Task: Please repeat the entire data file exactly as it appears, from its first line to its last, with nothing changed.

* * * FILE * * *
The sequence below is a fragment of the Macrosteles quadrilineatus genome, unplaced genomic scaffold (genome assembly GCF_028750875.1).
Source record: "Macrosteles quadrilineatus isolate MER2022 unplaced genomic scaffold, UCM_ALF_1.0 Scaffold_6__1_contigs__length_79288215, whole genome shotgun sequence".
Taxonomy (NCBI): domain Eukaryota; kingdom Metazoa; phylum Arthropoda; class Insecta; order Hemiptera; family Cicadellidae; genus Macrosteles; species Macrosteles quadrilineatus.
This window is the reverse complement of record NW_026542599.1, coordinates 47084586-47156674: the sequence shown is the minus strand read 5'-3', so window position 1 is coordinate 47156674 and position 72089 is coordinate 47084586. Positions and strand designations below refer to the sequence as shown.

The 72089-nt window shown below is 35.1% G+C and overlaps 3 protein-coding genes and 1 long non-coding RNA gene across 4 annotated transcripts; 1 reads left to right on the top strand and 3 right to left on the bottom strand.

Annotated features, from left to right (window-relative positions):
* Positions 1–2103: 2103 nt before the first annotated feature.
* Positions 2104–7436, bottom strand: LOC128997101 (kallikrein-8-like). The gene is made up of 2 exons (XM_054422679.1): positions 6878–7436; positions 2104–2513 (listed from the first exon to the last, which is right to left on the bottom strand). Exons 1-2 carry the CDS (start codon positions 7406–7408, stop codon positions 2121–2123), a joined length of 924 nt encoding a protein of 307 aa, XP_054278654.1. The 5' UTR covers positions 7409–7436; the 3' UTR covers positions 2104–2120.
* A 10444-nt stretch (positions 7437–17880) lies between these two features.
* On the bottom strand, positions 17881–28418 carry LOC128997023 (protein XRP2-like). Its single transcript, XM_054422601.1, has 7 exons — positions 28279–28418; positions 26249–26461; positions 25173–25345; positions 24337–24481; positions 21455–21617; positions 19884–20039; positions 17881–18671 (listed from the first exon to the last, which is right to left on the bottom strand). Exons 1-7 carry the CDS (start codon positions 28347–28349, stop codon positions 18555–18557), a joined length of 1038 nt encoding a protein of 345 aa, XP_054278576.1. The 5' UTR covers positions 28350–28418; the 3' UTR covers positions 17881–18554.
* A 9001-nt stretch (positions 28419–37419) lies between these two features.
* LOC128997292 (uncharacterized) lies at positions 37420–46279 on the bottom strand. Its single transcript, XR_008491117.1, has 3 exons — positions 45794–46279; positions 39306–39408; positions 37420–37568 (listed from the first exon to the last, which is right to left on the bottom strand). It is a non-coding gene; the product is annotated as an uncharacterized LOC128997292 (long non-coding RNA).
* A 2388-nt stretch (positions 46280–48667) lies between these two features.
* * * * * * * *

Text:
The sequence below is a fragment of the Macrosteles quadrilineatus genome, unplaced genomic scaffold (genome assembly GCF_028750875.1).
Source record: "Macrosteles quadrilineatus isolate MER2022 unplaced genomic scaffold, UCM_ALF_1.0 Scaffold_6__1_contigs__length_79288215, whole genome shotgun sequence".
Taxonomy (NCBI): domain Eukaryota; kingdom Metazoa; phylum Arthropoda; class Insecta; order Hemiptera; family Cicadellidae; genus Macrosteles; species Macrosteles quadrilineatus.
This window is the reverse complement of record NW_026542599.1, coordinates 47084586-47156674: the sequence shown is the minus strand read 5'-3', so window position 1 is coordinate 47156674 and position 72089 is coordinate 47084586. Positions and strand designations below refer to the sequence as shown.

The 72089-nt window shown below is 35.1% G+C and overlaps 3 protein-coding genes and 1 long non-coding RNA gene across 4 annotated transcripts; 1 reads left to right on the top strand and 3 right to left on the bottom strand.

Annotated features, from left to right (window-relative positions):
* Positions 1–2103: 2103 nt before the first annotated feature.
* Positions 2104–7436, bottom strand: LOC128997101 (kallikrein-8-like). The gene is made up of 2 exons (XM_054422679.1): positions 6878–7436; positions 2104–2513 (listed from the first exon to the last, which is right to left on the bottom strand). Exons 1-2 carry the CDS (start codon positions 7406–7408, stop codon positions 2121–2123), a joined length of 924 nt encoding a protein of 307 aa, XP_054278654.1. The 5' UTR covers positions 7409–7436; the 3' UTR covers positions 2104–2120.
* A 10444-nt stretch (positions 7437–17880) lies between these two features.
* On the bottom strand, positions 17881–28418 carry LOC128997023 (protein XRP2-like). Its single transcript, XM_054422601.1, has 7 exons — positions 28279–28418; positions 26249–26461; positions 25173–25345; positions 24337–24481; positions 21455–21617; positions 19884–20039; positions 17881–18671 (listed from the first exon to the last, which is right to left on the bottom strand). Exons 1-7 carry the CDS (start codon positions 28347–28349, stop codon positions 18555–18557), a joined length of 1038 nt encoding a protein of 345 aa, XP_054278576.1. The 5' UTR covers positions 28350–28418; the 3' UTR covers positions 17881–18554.
* A 9001-nt stretch (positions 28419–37419) lies between these two features.
* LOC128997292 (uncharacterized) lies at positions 37420–46279 on the bottom strand. Its single transcript, XR_008491117.1, has 3 exons — positions 45794–46279; positions 39306–39408; positions 37420–37568 (listed from the first exon to the last, which is right to left on the bottom strand). It is a non-coding gene; the product is annotated as an uncharacterized LOC128997292 (long non-coding RNA).
* A 2388-nt stretch (positions 46280–48667) lies between these two features.